Much of this trade 'em talk revolves around guys like Millar or Payton who are going to be on the wrong side of 35 by the time the Orioles are "ready" to compete again...or guys like Gibbons, who are "marginal" players.

The rest of it centers around Roberts, who is the last man standing in the Orioles terribly small pile of high value trade pieces.

Flipping guys like Millar and/or Payton at the deadline for prospects seems to be a no-brainer to me.

Roberts remains another kettle of fish altogether. If I'm the guy making the decision to trade him, I'm going to have to be "blown away"...and will probably need to see five players coming back for him.

I don't think there's a "but". Not sure anybody is big on hanging on to Payton and Millar.

AFAIK, nobody ever said that being over-30 is a good reason to keep somebody.

The problem is that people are saying that being over-30 in 2010 is a good reason to get rid of guys who'd you be happy to have if only their birthday was different. It's not.

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Is this whole thing about Roberts?

Roberts is a free agent after 2009.

They can trade him away for talent now and sign him (or some other over-30 free agent) when they are closer to contention.

If you're talking about Scott/Sherrill, then I tend to agree, but Roberts needs to go.

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As Roberts is unlikely to resign, he won't be of much use in 2010.

1. You don't know that. You might think that, but you don't know it. It's just another theory.

2. That's a completely different theory about a different issue.

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Definitely want to read that entire synopsis, but don't have the time right now. I did want to make a quick point.

From my point of view, the idea of trading roberts has nothing to do with he can't help the team win (although I've seen that thrown out there). It has more to do with he is one of the few players the Orioles have that other teams have real interest in. So it is a matter of trading him to get the most back in return. It's really more of an idea of quantity over quality, until we get some quality of our own/rebuilding the farm system, or whatever you want to call it.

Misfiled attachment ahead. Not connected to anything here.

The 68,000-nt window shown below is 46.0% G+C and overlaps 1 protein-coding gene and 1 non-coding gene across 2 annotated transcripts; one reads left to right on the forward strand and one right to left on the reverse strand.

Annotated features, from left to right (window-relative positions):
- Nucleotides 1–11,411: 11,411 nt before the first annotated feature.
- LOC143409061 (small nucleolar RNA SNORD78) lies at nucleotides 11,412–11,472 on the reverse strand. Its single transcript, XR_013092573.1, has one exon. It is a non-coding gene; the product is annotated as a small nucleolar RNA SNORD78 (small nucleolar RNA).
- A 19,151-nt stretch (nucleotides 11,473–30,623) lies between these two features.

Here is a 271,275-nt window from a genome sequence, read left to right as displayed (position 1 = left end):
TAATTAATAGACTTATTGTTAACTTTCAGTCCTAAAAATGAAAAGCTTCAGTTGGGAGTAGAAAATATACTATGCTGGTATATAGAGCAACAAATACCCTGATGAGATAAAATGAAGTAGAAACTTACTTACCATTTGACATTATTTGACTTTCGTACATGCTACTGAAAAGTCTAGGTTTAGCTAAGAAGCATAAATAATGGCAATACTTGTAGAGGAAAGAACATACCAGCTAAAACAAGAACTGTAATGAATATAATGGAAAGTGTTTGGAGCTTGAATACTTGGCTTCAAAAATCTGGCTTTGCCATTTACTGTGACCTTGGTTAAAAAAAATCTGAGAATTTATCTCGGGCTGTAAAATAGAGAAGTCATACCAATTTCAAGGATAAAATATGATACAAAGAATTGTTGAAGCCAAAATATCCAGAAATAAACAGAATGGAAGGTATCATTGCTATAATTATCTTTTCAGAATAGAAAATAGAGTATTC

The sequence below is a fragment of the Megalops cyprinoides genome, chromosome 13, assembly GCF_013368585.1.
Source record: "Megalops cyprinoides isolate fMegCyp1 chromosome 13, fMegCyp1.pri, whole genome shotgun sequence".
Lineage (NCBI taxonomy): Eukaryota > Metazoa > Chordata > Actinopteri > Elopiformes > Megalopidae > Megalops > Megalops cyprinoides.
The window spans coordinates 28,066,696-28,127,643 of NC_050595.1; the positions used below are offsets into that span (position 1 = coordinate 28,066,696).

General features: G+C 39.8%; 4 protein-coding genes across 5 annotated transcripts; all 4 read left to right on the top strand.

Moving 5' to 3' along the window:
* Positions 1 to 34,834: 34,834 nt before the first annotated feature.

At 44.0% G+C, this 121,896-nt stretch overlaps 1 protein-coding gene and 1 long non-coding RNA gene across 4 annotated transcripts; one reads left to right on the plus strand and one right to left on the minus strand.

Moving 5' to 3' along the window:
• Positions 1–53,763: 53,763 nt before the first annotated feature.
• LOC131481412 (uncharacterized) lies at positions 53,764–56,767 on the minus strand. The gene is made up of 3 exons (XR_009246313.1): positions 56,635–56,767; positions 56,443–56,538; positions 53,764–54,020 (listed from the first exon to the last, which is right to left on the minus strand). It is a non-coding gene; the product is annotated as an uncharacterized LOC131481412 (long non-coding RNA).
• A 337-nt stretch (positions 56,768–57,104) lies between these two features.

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I think you are missing the point completely in two ways.

First, he problem isn't the ages of the players now, it is the ages of the players when we will be ready to compete. Hernandez, Bradford and Huff will be in their mid-30s, Mora and Walker in their late-30s.

Second, all the players in question (Hernandez, Mora, Millar, Huff, Bradford, Walker) will have had their contracts expire before that point. So it makes no sense to keep ones who have real value in trades outside of the bullpen, and even then at a certain point they should be traded.

Roberts is a case that is unrelated to your point, because he isn't being traded because he'll be 32-33 when we will be competing, but because:

1) his contract expires after 2009, when he could easily leave.

2) he has the kind of trade value that could bring important pieces back for when we will be competing.

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Your theory makes no sense when applying it to the present-day Orioles.

The O's are not anywhere close to the WS, so they shouldn't have 45% of their players at 30 or over. Right now they should be finding as many players in their mid-20's as they can, guys who have a chance to be here for a long time.

By the time this team is ready for the playoffs, I fully expect some over-30 guys on the team. They are usually the free agents you sign you put your team over the top.